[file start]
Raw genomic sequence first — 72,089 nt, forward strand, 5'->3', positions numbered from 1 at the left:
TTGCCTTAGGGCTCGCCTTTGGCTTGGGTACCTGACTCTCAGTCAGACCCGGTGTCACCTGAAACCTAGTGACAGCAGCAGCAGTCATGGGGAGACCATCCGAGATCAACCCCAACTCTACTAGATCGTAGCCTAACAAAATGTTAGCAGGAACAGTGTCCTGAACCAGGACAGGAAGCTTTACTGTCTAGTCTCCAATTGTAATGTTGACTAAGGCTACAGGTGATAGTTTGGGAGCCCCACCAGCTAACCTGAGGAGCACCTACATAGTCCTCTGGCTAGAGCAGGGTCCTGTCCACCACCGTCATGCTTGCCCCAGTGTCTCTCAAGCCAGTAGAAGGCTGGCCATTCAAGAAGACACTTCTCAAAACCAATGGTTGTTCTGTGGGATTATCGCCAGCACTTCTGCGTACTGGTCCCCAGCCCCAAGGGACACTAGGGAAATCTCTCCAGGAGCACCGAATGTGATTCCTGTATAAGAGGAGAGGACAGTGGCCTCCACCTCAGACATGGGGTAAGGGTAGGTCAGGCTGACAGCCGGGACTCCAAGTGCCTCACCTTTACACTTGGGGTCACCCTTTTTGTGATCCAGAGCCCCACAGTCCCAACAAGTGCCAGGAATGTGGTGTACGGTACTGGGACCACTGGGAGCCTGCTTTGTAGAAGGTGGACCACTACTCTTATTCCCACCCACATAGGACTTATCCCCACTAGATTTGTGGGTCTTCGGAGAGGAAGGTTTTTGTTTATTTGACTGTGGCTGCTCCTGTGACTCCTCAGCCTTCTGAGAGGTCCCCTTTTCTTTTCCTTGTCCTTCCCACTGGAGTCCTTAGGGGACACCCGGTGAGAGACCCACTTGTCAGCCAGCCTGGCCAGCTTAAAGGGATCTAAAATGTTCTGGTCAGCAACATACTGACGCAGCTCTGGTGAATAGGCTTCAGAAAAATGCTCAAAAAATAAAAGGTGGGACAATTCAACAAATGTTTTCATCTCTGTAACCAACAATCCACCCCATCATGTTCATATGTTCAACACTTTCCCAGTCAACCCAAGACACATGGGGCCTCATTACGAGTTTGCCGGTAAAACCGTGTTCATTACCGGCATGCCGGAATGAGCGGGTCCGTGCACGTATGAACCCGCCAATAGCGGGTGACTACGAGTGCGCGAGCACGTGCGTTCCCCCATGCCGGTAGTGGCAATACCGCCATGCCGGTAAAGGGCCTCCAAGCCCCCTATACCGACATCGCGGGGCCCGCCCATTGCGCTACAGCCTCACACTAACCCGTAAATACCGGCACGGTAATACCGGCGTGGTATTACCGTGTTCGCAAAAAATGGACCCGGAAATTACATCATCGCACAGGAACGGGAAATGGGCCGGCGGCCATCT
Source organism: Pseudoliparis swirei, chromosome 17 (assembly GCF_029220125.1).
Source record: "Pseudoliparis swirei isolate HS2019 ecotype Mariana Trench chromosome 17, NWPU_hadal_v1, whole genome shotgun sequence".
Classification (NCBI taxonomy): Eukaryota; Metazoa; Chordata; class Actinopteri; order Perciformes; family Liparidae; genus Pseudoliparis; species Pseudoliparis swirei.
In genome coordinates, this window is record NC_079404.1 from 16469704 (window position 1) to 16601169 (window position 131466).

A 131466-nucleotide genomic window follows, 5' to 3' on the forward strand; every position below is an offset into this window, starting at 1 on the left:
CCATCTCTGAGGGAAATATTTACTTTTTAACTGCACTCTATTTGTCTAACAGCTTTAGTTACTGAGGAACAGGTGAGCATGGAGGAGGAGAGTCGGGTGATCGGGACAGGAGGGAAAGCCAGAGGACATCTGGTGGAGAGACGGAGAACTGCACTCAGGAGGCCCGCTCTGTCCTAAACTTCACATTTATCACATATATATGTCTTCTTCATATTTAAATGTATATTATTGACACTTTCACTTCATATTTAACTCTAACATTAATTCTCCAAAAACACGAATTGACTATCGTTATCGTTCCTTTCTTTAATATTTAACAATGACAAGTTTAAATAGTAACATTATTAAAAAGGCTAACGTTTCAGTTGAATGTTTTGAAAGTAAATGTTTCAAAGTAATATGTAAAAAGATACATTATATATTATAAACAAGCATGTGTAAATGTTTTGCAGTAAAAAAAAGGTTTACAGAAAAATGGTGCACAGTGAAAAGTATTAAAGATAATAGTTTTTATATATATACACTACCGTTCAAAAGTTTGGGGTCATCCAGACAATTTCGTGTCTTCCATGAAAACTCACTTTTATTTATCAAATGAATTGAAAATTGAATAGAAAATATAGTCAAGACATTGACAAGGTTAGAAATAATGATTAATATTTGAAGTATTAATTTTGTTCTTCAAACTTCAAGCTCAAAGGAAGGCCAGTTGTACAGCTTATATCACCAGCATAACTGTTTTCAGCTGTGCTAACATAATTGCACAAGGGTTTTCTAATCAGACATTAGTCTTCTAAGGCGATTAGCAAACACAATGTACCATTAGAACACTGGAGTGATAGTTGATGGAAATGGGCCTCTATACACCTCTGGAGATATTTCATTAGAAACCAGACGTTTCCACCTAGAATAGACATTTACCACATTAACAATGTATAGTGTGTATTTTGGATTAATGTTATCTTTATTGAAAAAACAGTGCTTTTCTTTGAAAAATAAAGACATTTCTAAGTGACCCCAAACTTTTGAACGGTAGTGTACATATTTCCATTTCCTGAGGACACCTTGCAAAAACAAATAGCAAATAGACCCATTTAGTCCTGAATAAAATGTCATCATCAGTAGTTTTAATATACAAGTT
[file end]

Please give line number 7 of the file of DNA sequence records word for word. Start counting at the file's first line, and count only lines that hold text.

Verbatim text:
A 131466-nucleotide genomic window follows, 5' to 3' on the forward strand; every position below is an offset into this window, starting at 1 on the left: